How can you resist a woman who talks so sweet like that? I wanted to highlight this conversation because I think this friendship between Limehouse and Ava could play a huge part down the line. Perhaps for the development of Ava’s character. She is dating a man with a swastika tattoo and he is not exactly warm towards men of color. Ava feels a debt of gratitude and respects Limehouse. We can’t assume that Limehouse and Boyd are going to be amicable all season long, can we? That’s another hard decision she’ll have to make. Limehouse also remembered seeing Arlo (Raymond J. Barry) working with Boyd. The last time he said he saw him was on the bridge. This after he finishes a story about how his father and grandfather kept armed guards at the bridge to protect the holler.

Limehouse: There are still those who wish my people harm… and there are those who advocate for the restoration of the white supremacy in the land.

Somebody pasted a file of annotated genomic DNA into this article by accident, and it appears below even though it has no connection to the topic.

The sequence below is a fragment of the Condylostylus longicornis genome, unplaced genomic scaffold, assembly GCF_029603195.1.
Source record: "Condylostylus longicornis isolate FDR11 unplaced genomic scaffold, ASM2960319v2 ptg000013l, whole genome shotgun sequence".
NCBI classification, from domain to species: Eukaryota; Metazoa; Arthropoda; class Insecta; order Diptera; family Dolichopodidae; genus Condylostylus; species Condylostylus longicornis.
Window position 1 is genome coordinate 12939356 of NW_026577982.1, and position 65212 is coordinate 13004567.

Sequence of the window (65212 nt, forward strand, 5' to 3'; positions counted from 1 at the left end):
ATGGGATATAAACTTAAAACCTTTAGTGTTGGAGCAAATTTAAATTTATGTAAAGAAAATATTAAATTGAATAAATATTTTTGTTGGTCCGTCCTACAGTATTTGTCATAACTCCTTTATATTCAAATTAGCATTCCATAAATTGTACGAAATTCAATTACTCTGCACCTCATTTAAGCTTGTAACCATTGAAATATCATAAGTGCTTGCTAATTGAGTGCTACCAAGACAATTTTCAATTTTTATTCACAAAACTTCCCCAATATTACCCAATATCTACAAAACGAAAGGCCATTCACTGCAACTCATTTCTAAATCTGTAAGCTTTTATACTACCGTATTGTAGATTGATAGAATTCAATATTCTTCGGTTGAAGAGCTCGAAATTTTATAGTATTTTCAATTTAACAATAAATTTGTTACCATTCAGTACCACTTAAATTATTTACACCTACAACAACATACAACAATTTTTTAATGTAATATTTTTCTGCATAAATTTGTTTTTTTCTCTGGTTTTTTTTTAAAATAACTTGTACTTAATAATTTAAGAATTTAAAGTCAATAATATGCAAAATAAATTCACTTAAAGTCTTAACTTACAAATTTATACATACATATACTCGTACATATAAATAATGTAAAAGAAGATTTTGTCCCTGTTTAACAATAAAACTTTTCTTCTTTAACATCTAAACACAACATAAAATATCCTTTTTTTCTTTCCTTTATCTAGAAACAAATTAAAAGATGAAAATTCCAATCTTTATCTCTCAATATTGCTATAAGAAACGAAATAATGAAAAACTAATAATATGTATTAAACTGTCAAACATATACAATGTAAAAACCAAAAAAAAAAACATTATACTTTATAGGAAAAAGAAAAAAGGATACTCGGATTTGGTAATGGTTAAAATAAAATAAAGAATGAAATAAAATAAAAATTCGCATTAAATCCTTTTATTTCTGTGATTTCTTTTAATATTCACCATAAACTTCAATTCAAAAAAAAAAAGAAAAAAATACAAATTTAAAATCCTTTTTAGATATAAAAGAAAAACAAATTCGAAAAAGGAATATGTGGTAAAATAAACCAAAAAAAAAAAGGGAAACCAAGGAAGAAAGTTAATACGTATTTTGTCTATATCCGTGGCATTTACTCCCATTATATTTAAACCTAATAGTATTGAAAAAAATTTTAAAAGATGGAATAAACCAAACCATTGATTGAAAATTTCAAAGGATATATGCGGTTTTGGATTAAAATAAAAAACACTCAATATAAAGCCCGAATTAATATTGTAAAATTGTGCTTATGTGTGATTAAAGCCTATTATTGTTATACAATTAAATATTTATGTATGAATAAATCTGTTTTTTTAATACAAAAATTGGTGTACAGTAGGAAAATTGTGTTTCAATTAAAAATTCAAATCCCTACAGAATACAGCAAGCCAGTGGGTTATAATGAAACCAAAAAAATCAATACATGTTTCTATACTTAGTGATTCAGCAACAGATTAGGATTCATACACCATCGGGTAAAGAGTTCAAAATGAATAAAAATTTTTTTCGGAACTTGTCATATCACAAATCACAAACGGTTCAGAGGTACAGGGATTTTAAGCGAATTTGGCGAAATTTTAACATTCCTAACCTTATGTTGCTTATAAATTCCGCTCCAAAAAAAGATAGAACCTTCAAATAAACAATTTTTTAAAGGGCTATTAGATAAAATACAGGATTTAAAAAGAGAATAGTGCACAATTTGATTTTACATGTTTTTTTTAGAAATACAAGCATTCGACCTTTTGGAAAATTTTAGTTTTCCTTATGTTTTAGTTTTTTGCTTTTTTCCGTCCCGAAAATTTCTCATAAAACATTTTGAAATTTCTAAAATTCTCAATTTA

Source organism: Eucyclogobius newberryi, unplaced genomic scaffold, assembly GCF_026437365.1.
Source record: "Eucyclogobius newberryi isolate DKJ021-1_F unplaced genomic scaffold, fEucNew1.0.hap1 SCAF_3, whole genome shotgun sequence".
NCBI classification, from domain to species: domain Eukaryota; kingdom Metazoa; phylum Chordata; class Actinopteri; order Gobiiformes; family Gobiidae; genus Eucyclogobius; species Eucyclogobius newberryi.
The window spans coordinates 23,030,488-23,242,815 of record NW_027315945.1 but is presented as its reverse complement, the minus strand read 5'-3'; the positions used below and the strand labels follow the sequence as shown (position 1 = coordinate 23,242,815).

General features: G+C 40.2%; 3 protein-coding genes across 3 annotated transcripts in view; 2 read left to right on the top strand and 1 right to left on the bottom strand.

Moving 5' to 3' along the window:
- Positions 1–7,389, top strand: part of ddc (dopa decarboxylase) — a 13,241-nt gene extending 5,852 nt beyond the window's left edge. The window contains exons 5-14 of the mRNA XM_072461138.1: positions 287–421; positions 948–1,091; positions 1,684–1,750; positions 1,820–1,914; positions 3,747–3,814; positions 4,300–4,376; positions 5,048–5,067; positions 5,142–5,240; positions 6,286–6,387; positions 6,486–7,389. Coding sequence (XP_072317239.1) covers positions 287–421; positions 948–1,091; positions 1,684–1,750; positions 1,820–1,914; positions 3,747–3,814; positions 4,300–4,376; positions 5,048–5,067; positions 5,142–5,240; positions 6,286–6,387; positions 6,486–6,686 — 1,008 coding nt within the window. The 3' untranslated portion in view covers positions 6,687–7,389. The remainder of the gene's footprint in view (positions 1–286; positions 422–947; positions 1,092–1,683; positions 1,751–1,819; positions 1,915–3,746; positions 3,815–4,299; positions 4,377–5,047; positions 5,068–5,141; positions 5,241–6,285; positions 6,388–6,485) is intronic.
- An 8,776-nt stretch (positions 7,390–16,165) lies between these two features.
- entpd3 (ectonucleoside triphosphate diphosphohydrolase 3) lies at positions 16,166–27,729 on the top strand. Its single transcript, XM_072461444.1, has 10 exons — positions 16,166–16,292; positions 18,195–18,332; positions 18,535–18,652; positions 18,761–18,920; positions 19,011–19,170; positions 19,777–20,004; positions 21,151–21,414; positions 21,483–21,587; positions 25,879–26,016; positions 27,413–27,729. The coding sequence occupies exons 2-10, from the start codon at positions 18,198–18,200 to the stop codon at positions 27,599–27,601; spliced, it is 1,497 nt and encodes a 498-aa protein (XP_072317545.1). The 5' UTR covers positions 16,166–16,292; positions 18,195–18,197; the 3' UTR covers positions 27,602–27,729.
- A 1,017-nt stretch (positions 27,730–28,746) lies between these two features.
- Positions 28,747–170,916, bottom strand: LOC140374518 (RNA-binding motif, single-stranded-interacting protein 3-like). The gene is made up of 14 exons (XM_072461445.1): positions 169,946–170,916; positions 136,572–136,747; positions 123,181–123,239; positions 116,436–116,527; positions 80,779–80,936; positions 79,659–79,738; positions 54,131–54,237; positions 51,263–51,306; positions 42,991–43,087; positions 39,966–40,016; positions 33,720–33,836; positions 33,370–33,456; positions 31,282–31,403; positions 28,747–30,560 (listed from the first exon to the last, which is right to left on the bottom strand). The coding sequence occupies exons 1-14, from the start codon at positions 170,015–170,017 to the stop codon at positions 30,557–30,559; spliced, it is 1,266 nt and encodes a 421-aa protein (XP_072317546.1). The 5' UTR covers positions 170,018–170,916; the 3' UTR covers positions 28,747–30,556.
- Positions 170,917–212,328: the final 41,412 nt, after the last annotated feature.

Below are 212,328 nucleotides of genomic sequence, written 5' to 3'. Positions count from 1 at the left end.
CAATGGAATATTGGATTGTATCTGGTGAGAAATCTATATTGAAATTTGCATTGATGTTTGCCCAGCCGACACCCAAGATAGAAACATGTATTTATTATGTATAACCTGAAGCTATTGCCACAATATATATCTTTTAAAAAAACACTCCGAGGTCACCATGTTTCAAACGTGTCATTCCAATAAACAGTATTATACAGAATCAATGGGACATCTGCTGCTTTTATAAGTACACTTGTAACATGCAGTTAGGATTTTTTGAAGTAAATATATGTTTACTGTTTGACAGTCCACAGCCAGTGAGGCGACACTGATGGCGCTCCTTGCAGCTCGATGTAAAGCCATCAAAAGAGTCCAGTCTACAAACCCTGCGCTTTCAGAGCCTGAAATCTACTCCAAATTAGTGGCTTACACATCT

Boyd: I didn’t come out here to discuss ideology.

Well, so much for first impressions and theseboys were supposed to play nice. If there was an ugly history with Arlo, you can bet that Raylan has history with Limehouse too. Ultimately, Limehouse’s position is behind Dickie out of respect to his departed mother. He appears to be a man of honor, but is not afraid to get his hands dirty as long as his holler is positioned to gain from the action. Limehouse seems to carry this larger-than-life reputation wherever he goes.

As for Boyd, he always seems so dangerous even when he’s doing little. I would love to get inside his head, but at the same time am glad we’re not given that kind of access. So far he sacrificed himself to be arrested so he could find out that Mags’ money is with Limehouse. He loses a big payday to sell the Bennett’s remaining pot because Devil stored it improperly. So far the only thing he’s done is take back Johnny’s bar. What could he be up to? Even Arlo and Devil (Kevin Rankin) are questioning Boyd’s actions. They’re scraping by with no payday. Boyd is literally holding it all together with his words, but now that we know that Johnny is alive, we know he has a powerful partner, even if he can’t stand on his own two feet.